Steve Wynn & the Miracle 3: Static Transmission (DBK Works)

That said, Wynn and his band, despite emetic “classic rock” comparisons, make music as contemporary and cool as anything that isn’t (but should be) playing at the moment on local radio stations.

Last month, Steve Wynn & the Miracle 3 struck Twangfest 7
like a tsunami, and to extend that trope, if their sonic fury at St. Louis’s annual celebration of Americana didn’t re-create the 130-foot waves generated by the 1883 eruption of the Indonesian island volcano of Krakatau, it wasn’t because they weren’t trying.

On July 8, music fans who missed that Duck Room blast (which likely had Blueberry Hill diners pogoing in their booths, involuntarily or otherwise) can savor Static Transmission, Wynn’s new release. It’s a disc worth savoring. Wynn’s work, in its wit and maturity, invites comparison to that of Bob Dylan, as on a funky hidden track that ends Static Transmission; other numbers, like the opening “What Comes After,” tonally echo John Lennon, and “Candy Machine,” with its deliciously nasty guitar, recalls Lou Reed, the musician to whom Wynn’s most often likened. Beyond having written or co-written everything on the 11-track CD, Wynn plays guitar here, and abetting him are keyboardist Chris Cacavas and the trio that accompanied him at Twangfest: guitarist Jason Victor, bassist Dave DeCastro, and drummer Linda Pitmon (easily the most watchable percussionist in the known universe). They’re a hot quintet indeed.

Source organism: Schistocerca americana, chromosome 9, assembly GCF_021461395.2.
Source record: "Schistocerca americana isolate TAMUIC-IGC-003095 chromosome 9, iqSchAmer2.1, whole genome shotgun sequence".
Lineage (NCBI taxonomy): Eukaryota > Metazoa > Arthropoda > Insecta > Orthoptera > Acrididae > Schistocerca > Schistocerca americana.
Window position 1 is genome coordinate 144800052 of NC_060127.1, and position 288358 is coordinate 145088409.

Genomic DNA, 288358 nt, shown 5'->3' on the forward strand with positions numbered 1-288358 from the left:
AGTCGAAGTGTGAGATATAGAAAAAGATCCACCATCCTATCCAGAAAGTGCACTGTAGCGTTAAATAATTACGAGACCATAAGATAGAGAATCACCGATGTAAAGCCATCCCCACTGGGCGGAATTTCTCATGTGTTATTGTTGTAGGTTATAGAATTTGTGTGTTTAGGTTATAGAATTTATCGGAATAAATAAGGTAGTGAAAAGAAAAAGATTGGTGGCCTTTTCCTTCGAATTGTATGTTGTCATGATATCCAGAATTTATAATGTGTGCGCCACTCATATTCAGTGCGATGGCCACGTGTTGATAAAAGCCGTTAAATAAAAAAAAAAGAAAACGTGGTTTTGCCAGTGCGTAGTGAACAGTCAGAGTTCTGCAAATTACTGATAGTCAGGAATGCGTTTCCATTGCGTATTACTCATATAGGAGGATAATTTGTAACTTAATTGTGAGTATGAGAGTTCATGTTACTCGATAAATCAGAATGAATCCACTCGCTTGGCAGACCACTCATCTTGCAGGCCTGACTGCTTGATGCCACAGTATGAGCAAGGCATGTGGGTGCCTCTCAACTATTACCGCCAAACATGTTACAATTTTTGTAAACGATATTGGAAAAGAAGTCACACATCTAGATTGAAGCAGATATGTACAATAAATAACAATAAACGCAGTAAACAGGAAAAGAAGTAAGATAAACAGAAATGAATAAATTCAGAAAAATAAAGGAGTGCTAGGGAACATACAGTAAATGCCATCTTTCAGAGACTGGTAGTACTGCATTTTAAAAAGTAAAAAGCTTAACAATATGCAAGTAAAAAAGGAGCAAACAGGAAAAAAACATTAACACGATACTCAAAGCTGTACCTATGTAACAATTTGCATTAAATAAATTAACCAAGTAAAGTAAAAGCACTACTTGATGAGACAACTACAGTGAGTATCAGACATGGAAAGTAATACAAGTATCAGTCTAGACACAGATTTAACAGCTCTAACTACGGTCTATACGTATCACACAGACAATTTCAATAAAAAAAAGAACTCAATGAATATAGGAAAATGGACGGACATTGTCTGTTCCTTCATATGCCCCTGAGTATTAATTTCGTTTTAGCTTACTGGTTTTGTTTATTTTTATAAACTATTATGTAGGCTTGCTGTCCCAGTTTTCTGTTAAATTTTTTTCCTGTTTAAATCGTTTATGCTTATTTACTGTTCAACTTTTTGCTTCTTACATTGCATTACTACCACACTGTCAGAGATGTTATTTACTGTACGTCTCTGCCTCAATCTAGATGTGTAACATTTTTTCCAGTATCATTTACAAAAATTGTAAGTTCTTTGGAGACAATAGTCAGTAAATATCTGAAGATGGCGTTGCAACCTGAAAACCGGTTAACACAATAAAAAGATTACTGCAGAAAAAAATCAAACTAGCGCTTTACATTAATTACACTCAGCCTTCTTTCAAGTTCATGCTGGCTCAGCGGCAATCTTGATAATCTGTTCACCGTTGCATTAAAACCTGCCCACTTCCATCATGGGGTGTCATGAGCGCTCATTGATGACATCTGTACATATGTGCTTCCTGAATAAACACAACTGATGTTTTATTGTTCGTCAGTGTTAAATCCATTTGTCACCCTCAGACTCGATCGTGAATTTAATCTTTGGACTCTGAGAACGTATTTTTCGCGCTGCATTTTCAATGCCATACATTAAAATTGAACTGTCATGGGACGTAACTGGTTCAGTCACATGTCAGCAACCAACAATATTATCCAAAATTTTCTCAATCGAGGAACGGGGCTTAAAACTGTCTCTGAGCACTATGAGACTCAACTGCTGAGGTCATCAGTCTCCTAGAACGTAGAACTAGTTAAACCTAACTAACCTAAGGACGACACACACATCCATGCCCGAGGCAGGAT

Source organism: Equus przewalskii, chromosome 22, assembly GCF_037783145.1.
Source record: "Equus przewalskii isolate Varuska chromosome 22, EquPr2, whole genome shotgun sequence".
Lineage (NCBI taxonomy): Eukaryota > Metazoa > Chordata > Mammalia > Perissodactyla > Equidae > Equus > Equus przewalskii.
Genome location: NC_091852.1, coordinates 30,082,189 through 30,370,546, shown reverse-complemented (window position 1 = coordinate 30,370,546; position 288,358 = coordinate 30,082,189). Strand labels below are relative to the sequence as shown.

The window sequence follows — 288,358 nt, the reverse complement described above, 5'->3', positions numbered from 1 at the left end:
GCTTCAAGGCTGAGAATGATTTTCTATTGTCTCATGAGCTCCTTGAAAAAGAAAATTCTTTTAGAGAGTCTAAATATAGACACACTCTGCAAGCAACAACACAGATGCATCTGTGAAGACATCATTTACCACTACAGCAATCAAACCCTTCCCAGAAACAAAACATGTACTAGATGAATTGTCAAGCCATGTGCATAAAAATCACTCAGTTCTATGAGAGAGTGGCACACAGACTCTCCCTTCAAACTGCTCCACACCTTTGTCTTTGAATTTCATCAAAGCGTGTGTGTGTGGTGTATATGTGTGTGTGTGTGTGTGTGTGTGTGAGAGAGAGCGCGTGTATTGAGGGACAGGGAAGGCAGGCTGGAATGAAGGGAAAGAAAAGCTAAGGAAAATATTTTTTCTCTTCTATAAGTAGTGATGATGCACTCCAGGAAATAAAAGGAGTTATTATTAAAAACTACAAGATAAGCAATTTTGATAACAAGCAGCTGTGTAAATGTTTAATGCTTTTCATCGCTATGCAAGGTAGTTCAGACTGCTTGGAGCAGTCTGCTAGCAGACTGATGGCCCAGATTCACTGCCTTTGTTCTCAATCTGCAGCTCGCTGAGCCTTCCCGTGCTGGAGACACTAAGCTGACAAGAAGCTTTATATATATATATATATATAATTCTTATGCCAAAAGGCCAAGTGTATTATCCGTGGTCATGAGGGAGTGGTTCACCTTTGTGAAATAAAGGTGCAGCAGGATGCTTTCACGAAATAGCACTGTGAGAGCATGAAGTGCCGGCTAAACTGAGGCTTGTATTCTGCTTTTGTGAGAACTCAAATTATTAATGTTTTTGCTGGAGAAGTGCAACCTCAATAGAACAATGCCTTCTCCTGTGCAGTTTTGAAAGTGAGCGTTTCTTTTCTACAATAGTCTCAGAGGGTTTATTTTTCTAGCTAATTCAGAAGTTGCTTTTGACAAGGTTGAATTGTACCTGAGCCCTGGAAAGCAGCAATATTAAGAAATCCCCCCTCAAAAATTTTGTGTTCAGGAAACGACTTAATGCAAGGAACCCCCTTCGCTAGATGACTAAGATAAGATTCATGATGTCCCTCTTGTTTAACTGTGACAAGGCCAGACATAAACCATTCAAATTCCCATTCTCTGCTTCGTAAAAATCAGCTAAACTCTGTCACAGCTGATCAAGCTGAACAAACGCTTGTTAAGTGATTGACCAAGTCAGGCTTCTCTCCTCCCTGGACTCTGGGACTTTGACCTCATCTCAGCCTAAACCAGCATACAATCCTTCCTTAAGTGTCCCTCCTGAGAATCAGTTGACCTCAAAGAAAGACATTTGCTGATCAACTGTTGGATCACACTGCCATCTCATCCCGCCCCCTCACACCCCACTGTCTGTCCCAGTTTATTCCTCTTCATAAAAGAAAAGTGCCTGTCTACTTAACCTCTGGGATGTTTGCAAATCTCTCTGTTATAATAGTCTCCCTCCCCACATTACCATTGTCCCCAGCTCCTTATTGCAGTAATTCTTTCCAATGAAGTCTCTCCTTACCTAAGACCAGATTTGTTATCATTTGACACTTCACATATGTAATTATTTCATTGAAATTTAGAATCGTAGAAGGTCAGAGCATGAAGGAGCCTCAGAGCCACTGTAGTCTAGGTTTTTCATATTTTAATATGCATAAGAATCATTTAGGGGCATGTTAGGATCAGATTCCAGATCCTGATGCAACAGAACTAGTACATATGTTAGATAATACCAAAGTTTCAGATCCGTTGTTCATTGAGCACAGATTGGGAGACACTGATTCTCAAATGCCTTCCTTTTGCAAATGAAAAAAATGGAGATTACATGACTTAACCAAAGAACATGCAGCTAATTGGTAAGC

That said, Wynn and his band, despite emetic “classic rock” comparisons, make music as contemporary and cool as anything that isn’t (but should be) playing at the moment on local radio stations supposedly devoted to that bastard subgenre and its relatives. In that regard, listeners should crank the fifth (and longest) track here, “Amphetamine,” a thinking fan’s thunderous, goose flesh–inducing paean to the guitar-driven power and glory of life at its wildest, cars at their fastest, and rock ’n’ roll at its finest. Wynn reportedly wishes to return to the Lou; spin this disc and learn why those in the know hope he does.

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